Figure 4
Figure 5

Results

Ultimately there were multiple observations that can be gleaned by the data obtained and analyzed. Looking at the confirmed cases by zip code, Table 1, Table 2 and Figure 2, observations that are interesting include:

  • None of the zip codes dropped out of the top ten incidence period
  • Four zip codes stood out with very high numbers (78741, 78744, 78753 and 78758)
  • Two zip codes shifted down two spots in June (78748 and 78704)
  • One zip code (78753) climbed up a spot from each period to the next
  • The riverside neighborhood (78741) has continually been at the top of each period
  • High incidence zip codes are primarily in East, North, South and South East Austin

Looking at the Foursquare data and charts, see Figure 3, zip codes with high incidences of COVID-19 also had a larger number of venues. There are exceptions to this correlation, as 78722 returned a high number of venues, is next to the University of Texas campus, on the east side of IH-35 and is part of our low incidence cohort. Nevertheless, two of the low incidence zip codes have less than 30 venues. These two also had higher percentages of unique categories at 70% (78742) and 75% (78733). The other zip codes fell mostly between 50% and 65%.

As to the complaint cases, Figures 4 and 5, it seems that the complaints were largely flat for most of May through middle of June. Likewise, the types of complaints are mostly Social Distancing, followed by Face-Covering and Over Occupancy. There is no rise in complaint cases during the week tied to Memorial Day weekend or the Black Lives Matter protests. The increase in complaints noticeably increased during the week of June 21st, which coincides when local news and mainstream media were reporting about Coronavirus cases spiking.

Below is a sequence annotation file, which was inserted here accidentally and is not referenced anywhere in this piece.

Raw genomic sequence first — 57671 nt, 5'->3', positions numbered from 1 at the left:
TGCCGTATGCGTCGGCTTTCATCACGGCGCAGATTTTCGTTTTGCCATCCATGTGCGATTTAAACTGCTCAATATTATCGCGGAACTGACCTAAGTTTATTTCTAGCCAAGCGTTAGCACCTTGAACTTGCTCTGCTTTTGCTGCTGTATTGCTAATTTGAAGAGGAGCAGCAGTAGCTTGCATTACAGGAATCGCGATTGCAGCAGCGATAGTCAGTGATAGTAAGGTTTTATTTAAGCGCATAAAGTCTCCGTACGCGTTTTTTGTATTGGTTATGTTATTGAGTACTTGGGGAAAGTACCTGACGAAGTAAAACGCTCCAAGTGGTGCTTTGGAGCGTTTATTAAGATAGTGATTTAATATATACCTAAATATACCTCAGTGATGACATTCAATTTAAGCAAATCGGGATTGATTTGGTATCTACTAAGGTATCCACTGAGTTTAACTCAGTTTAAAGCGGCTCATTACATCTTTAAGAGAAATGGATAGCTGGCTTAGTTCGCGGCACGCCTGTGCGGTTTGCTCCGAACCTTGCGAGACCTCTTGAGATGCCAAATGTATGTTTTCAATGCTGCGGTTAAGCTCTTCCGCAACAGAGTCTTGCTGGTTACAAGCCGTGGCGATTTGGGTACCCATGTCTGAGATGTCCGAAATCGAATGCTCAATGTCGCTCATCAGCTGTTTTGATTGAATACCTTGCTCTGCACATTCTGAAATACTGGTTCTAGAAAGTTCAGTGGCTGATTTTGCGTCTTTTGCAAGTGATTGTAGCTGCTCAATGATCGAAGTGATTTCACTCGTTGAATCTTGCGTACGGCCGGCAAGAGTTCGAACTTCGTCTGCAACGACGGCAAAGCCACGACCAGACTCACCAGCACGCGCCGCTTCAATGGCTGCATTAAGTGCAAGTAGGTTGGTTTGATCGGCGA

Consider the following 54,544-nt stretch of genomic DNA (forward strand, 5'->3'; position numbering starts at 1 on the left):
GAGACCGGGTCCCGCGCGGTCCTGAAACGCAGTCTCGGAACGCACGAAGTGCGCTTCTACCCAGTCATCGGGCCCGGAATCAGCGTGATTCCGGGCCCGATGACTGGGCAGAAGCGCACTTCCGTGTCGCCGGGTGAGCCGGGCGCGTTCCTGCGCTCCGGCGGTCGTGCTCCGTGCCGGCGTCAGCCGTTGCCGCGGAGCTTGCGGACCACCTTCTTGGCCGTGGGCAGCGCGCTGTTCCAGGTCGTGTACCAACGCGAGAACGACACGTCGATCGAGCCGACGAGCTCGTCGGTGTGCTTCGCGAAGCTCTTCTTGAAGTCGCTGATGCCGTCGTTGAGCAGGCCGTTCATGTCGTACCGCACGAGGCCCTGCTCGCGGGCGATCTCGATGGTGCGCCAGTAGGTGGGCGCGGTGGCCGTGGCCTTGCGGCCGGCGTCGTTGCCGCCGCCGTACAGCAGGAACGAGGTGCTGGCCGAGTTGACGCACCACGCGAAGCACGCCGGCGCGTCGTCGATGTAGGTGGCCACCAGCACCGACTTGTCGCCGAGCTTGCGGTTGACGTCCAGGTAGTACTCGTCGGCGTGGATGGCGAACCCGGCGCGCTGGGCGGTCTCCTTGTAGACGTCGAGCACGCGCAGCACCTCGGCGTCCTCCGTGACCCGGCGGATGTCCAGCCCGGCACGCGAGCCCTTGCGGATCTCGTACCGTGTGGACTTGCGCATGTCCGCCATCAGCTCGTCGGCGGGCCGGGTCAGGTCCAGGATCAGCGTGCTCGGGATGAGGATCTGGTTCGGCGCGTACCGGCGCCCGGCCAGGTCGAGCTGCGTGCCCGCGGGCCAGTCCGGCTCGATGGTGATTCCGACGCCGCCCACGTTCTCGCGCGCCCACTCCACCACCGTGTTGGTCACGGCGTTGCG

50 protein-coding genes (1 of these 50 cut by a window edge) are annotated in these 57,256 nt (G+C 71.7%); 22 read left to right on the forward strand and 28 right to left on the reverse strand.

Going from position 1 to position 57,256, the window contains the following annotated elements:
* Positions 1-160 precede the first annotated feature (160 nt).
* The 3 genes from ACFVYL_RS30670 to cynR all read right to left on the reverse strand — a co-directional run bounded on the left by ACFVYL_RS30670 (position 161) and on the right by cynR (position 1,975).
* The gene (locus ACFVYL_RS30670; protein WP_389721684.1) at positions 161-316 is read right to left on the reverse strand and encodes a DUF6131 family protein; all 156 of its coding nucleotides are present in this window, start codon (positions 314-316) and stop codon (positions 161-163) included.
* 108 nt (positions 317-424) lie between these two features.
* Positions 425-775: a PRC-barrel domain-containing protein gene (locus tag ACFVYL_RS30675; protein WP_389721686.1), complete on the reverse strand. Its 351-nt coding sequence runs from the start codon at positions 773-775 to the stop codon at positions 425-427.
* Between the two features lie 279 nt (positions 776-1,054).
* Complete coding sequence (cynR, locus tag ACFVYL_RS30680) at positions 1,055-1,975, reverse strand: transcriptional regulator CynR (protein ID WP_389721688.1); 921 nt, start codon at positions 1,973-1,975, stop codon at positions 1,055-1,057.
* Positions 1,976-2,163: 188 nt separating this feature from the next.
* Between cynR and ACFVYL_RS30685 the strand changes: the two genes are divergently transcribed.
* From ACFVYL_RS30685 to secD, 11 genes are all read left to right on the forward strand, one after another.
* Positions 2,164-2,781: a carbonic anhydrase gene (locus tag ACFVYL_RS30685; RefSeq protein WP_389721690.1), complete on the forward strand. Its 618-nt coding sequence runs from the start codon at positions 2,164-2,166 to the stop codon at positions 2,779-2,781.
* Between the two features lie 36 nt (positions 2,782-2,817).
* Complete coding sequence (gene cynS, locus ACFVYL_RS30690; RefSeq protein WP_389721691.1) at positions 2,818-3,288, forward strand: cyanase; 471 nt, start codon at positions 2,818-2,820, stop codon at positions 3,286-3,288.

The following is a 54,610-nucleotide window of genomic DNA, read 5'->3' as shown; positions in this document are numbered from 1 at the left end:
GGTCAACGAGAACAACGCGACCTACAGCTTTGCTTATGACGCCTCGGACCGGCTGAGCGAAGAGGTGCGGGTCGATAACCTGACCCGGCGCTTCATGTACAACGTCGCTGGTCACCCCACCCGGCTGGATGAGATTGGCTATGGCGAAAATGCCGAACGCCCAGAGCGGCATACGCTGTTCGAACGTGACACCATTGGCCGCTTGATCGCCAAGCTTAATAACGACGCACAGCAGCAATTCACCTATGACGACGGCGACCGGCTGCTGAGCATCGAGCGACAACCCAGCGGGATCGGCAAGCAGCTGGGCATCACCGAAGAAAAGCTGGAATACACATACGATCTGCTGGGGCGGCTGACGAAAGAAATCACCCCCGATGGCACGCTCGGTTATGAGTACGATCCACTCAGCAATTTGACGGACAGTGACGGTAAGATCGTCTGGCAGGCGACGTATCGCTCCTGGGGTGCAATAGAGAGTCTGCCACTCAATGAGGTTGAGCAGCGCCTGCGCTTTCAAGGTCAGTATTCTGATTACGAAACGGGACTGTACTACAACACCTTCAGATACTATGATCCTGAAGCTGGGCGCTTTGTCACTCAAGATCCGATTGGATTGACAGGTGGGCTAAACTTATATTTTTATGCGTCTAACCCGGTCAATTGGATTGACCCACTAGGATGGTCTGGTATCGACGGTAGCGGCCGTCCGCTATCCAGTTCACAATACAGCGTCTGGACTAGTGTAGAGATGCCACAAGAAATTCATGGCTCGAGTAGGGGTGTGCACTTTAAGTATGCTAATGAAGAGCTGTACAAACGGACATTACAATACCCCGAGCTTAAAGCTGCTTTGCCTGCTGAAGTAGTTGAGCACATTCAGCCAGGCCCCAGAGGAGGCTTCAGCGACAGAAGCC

Discussion

It seems evident the data publicly available via Foursquare and the City of Austin is inadequate for a lay person to delineate whether re-opening, lax gatherings or protests were the culprit for the recent Coronavirus spike. Without venue foot traffic data and contact tracing, it is hard to associate any change in patterns from one period to the next. It could be all of the above contributed to the incidence rise. Coupled with increased use of air conditioning, we get exponential growth. After all, we did go from day time mid 80s degree Fahrenheit weather in May to high 90s in June.

Nevertheless, we do see clearly that the high confirmed case zip codes have been clustering in the same regions of Austin. Some of these neighborhoods have different demographics with higher at risk populations and likely larger groups of individuals who are more exposed to the virus. Whether or why that is would take a more in-depth analysis that would require APH/ city resources.

Figure 5 – Zip Code Choropleth by Period

If APH is conducting contact tracing, I hope they are looking closely at these top four zip codes. I think 78753 in North Austin is particularly interesting, as it was the only zip code in the top ten that moved up each period (from number four in May to number two by end of June). As of July 12th, 78753 has increased to 1,098 confirmed cases.

While further analysis of the complaint data is possible, it seems to be driven more by media hysteria than vigilance.

Conclusion

Ultimately, I conclude the choropleth zip code map that is regularly updated on the COVID-19 Surveillance, Travis County TX dashboard is adequate for residents to understand which neighborhoods are more affected by the virus. As of today, the high incidence zip codes are now each at over a thousand confirmed cases.

So as the spouse of an immune compromised person, I will not be venturing to places of business in those zip codes. Unfortunately, I have dear friends and family that live and work in these areas. So we will remain at a distance for quite sometime.


PS: I’m not a health practitioner or epidemiologist, nor do I play one on TV.